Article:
Israel expects more US-led maneuvers at the United Nations critical of the Jewish state, similar to the UN Security Council resolution condemning Israeli settlements in the West Bank and East Jerusalem which passed on Friday when the US refused to wield its veto power to nix it, and which Israel says the Obama administration orchestrated alongside the Palestinians.

In the final weeks of the Obama administration, “we expect more moves at the UN,” an Israeli official told the Times of Israel late Tuesday, hours after an Egyptian paper published what it claims are the transcripts of meetings between top US and Palestinian officials that, if true, would corroborate the Israeli accusations.

“The protocol that appeared in the Egyptian press tallies with what we know,” the official said. “It’s actually just the tip of the iceberg of US-Palestinian collusion.”

Quoting the Egyptian Al-Youm Al-Sabea newspaper, Israel’s Channel 1 TV reported Tuesday that in a meeting in early December with top Palestinian negotiator Saeb Erekat, US Secretary of State John Kerry told the Palestinians that the US was prepared to cooperate with the Palestinians at the Security Council.

Also present at the meeting were US National Security Adviser Susan Rice, and Majed Faraj, director of the Palestinian Authority’s General Intelligence Service, according to the report.

Kerry is quoted as saying that he could present his ideas for a final status solution if the Palestinians pledge they will support the proposed framework. The US officials advised the Palestinians to travel to Riyadh to present the plan to Saudi leaders.

Israel fears that Kerry, who is slated to give a speech Wednesday on the subject, will then lay out his comprehensive vision for two-state solution at a Paris peace conference planned for January. Israel has refused to attend. Israel further fears that this Kerry framework could be enshrined in another UN Security Council resolution.

US Secretary of State John Kerry (R) and Palestinian chief negotiator Saeb Erekat wave before a meeting with Palestinian Authority President Mahmoud Abbas at the presidential compound in the West Bank city of Ramallah January 4, 2014. (Issam Rimawi/Flash90)

US Secretary of State John Kerry (R) and Palestinian chief negotiator Saeb Erekat wave before a meeting with Palestinian Authority President Mahmoud Abbas at the presidential compound in the West Bank city of Ramallah January 4, 2014. (Issam Rimawi/Flash90)

The Egyptian report fits with Israeli claims that it had received “ironclad” information from Arab sources that Washington actively helped craft last week’s UN resolution declaring Israeli settlements illegal.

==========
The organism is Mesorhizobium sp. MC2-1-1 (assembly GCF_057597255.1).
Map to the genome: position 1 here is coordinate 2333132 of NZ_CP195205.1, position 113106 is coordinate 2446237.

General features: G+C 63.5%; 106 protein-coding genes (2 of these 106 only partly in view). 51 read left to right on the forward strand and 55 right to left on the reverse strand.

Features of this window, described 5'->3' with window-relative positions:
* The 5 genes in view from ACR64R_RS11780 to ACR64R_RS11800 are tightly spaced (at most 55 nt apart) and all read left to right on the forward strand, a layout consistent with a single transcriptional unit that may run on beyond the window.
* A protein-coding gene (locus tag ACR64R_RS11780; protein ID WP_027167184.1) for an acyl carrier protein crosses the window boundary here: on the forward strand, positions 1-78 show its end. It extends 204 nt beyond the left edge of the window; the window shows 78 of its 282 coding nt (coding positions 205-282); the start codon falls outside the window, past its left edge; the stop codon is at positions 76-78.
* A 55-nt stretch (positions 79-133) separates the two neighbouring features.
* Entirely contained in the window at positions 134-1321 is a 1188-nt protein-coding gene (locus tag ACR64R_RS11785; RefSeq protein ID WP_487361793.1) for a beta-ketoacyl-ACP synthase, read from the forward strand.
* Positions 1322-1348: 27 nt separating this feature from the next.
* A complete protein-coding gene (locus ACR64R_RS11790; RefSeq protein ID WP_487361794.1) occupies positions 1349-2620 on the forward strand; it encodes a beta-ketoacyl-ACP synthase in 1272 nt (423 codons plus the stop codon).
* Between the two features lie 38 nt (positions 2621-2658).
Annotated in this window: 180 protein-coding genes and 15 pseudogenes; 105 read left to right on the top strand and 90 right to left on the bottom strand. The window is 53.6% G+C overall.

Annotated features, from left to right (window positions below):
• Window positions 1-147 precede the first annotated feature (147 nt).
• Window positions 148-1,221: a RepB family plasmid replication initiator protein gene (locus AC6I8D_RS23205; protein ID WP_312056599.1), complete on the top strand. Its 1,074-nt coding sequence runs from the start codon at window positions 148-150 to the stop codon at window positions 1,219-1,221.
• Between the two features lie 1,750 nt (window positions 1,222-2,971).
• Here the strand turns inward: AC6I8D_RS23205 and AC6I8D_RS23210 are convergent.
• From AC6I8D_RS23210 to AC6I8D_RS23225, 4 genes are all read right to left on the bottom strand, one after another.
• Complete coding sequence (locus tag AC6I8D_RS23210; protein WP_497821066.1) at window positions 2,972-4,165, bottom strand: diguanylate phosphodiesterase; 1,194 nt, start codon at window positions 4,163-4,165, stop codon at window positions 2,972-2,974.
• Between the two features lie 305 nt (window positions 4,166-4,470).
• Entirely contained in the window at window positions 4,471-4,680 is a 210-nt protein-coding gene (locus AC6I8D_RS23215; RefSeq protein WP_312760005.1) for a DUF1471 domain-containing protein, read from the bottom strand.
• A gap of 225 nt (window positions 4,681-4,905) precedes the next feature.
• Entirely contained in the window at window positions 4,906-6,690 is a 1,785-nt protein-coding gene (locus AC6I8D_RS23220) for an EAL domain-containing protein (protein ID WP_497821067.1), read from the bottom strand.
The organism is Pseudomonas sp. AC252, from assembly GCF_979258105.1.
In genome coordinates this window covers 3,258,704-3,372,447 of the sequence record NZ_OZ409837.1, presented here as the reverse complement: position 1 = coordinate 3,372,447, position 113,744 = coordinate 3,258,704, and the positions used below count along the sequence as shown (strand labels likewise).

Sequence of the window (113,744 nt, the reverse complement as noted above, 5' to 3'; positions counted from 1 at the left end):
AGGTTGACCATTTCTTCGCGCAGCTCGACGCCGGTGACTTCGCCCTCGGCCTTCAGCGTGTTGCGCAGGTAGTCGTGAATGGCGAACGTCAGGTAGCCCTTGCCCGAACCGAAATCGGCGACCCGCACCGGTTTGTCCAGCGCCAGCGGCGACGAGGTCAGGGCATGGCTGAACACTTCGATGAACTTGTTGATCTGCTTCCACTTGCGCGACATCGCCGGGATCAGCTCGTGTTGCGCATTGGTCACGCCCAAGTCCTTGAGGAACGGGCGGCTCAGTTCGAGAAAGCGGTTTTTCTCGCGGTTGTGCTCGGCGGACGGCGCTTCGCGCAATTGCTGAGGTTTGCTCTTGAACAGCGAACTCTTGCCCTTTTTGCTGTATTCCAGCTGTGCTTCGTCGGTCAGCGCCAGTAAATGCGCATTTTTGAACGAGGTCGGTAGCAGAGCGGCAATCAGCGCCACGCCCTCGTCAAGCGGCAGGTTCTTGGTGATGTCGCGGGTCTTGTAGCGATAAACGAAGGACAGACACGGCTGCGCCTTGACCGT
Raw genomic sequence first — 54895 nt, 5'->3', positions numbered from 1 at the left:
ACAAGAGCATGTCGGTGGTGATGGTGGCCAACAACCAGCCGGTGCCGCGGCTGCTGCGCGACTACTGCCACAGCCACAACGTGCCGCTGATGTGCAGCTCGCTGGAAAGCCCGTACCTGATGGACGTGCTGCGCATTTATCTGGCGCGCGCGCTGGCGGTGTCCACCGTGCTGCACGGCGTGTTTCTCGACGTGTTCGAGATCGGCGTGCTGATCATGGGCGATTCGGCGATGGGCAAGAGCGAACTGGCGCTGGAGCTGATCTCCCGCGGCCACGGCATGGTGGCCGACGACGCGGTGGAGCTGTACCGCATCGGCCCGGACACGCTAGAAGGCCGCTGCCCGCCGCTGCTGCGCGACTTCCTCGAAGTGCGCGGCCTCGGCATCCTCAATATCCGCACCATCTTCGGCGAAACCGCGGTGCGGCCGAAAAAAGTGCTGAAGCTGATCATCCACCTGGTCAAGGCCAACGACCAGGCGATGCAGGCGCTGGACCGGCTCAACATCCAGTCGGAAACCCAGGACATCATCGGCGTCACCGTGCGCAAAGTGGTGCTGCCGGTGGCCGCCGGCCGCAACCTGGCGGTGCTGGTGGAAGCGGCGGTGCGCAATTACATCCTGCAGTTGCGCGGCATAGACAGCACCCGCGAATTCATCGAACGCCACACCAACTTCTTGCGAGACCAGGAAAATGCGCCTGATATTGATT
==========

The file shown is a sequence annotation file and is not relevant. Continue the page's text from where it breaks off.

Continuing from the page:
“We have ironclad information that emanates from sources in the Arab world and that shows the Obama administration helped craft this resolution and pushed hard for its eventual passage,” said David Keyes, spokesman for Prime Minister Benjamin Netanyahu.

The Egyptian report did not detail whose transcripts of the meeting it had obtained or how it had obtained them.

According to the Egyptian report, the US diplomats expressed their mistrust of Netanyahu, saying he wanted to destroy the two-state solution and was only interested in maintaining the status quo between Israel and the Palestinians.

The transcript showed Kerry and Rice advising the Palestinians not to make any provocative moves when US President-elect Donald Trump takes office on January 20, calling him dangerous.

They warned against such steps as ending security cooperation with Israel, pursuing legal action against Israeli officials in the ICC, or dissolving the Palestinian Authority.

They also said Trump’s administration was likely to adopt a policy on the Israel-Palestinian conflict that would be totally different to that of previous administrations going back to 1967.

Responding to a question about the Al-Youm Al-Sabea report on Tuesday, State Department Spokesman Mark Toner denied that the US discussed the language of the resolution with Erekat or in a meeting with officials from New Zealand.

The Obama administration has denied it was behind the resolution, saying that it only decided not to veto it after reading the final text.

Since the resolution passed, Netanyahu has taken a series of measures against the states that supported the resolutions, minimizing ties with some and calling in their envoys for rebuke.